The Music of Thelonious Monk: 10 Tunes You Need To Know
There are certain composers in the jazz tradition that have such a uniquely personal style that their compositions seem to take on a life of their own, becoming part of the jazz pantheon long after the lifetime of the writer. Composers like Duke Ellington, Charles Mingus, Wayne Shorter, and especially Thelonious Monk come immediately to mind. Monk’s tunes, exceptionally unique at the time – not unlike the man himself, have become beloved and frequently played jazz standards with the passage of time.
Everyone has probably played Straight No Chaser or Blue Monk at one time or another, but the music of Thelonious Monk runs much deeper than these frequently called blues heads. Many of the compositions of Monk are now standards and as numerous musicians continue to play his music, more tunes are being rediscovered and added to the standard songbook of the modern jazz musician. If you are serious about jazz, the musical contribution of Monk is one that can not be ignored.
Like many of the innovators in this music, Monk’s music spanned across generations of musicians, even as the music underwent drastic changes. Today, his music continues to inspire and captivate musicians and listeners alike from all parts of the world. If you’ve just discovered the music of Monk, the best thing to do is to immerse yourself in his records and absorb the distinct style of this musical innovator. If you don’t already have the albums below, do yourself a favor by clicking on the album covers and adding them to your collection right away:
Thelonious Monk composed over 70 compositions, all imbued with his distinct compositional style. Here are 10 frequently played Monk tunes to start with that will give you a solid foundation. Many melodies are written creatively over blues or rhythm changes, while others are distinct originals or lyrical ballads. Either way, these are tunes that you’ll need to become familiar with and eventually add to your repertoire:
One of Monk’s most popular compositions, this ballad has been recorded by numerous musicians throughout the years. This clip shows Monk performing live with one of his steady groups, including Charlie Rouse on tenor:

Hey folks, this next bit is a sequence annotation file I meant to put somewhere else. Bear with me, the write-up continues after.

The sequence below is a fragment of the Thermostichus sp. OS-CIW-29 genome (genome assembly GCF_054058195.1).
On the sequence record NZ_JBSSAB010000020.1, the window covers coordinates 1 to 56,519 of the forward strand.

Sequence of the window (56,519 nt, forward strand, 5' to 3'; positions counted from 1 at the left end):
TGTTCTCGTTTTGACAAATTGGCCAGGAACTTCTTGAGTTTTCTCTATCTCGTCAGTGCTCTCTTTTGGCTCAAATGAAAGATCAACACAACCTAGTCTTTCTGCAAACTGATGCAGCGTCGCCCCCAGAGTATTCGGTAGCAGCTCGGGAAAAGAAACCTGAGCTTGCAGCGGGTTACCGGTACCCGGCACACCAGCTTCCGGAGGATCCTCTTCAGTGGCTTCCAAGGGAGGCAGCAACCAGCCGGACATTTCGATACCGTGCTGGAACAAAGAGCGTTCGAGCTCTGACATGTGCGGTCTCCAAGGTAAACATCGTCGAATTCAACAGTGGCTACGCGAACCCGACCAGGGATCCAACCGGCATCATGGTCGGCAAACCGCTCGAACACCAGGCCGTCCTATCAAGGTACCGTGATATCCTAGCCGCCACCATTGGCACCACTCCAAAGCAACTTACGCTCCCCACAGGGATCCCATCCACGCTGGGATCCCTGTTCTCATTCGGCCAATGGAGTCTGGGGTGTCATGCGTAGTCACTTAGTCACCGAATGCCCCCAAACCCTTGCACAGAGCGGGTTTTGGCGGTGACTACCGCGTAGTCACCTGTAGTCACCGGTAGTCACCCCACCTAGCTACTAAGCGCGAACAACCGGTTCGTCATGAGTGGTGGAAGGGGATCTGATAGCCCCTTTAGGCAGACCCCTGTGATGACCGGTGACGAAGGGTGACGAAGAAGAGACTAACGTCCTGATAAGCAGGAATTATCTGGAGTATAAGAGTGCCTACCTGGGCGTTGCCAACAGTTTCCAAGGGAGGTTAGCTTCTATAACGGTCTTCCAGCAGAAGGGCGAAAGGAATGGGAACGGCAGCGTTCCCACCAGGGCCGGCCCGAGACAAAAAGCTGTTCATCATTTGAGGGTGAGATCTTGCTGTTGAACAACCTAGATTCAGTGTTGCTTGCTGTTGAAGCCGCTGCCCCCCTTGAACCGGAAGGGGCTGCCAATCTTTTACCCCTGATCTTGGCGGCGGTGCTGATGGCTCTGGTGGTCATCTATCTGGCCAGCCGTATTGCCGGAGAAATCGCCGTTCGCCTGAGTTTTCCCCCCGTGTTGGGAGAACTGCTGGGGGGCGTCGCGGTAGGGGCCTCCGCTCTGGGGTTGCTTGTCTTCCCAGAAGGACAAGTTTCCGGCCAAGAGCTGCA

Based loosely on the standard “Just You, Just Me,” the title evolved in Monk’s hand from “Just Us,” to “Justice,” finally to “Evidence”:
Ruby My Dear
This beautiful ballad, an early composition, continues to live on as a jazz standard:
Taken from the recently discovered Carnegie Hall concert with John Coltrane, this Monk composition was used as a creative tool by many of the pioneers of bebop:
Named after baroness Pannonica “Nica” de Koenigswarter, patron to a number of musicians on the New York Jazz scene during the 1950’s including Charlie Parker among others. Monk had an especially close connection with Nica and penned this tune as a ballad, but it has evolved into a swing tune on this landmark Chick Corea album:
I Mean You
This composition has been recorded by everyone from Coleman Hawkins to Michael Brecker and McCoy Tyner:
With a melody built entirely upon the interval of a sixth, this blues head is extremely “Monkish” and encourages a creative approach not typical in your average blues head:
Well You Needn’t
Probably the most played of Monk’s compositions, this tune is a great work out for moving between chords that are a half-step apart:
Ask Me Now
Another well know Monk ballad, this tune is part of many musicians’ repertoires:
Think Of One
The simple melody of this tune is based on a repeated note, but harmonic interest comes by way of Monk’s clever accompaniment:
These 10 tunes are only the tip of the iceberg. Thelonious Monk was a very talented and prolific composer. If the tunes above weren’t enough, here are a few more Monk tunes to keep you busy:
Rhythm a Ning
Four In One
Crepuscule With Nellie
Blues Five Spot
In Walked Bud
I say, play your own way. Don’t play what the public wants. You play what you want and let the public pick up on what you’re doing — even if it does take them fifteen, twenty years. ~ Thelonious Monk
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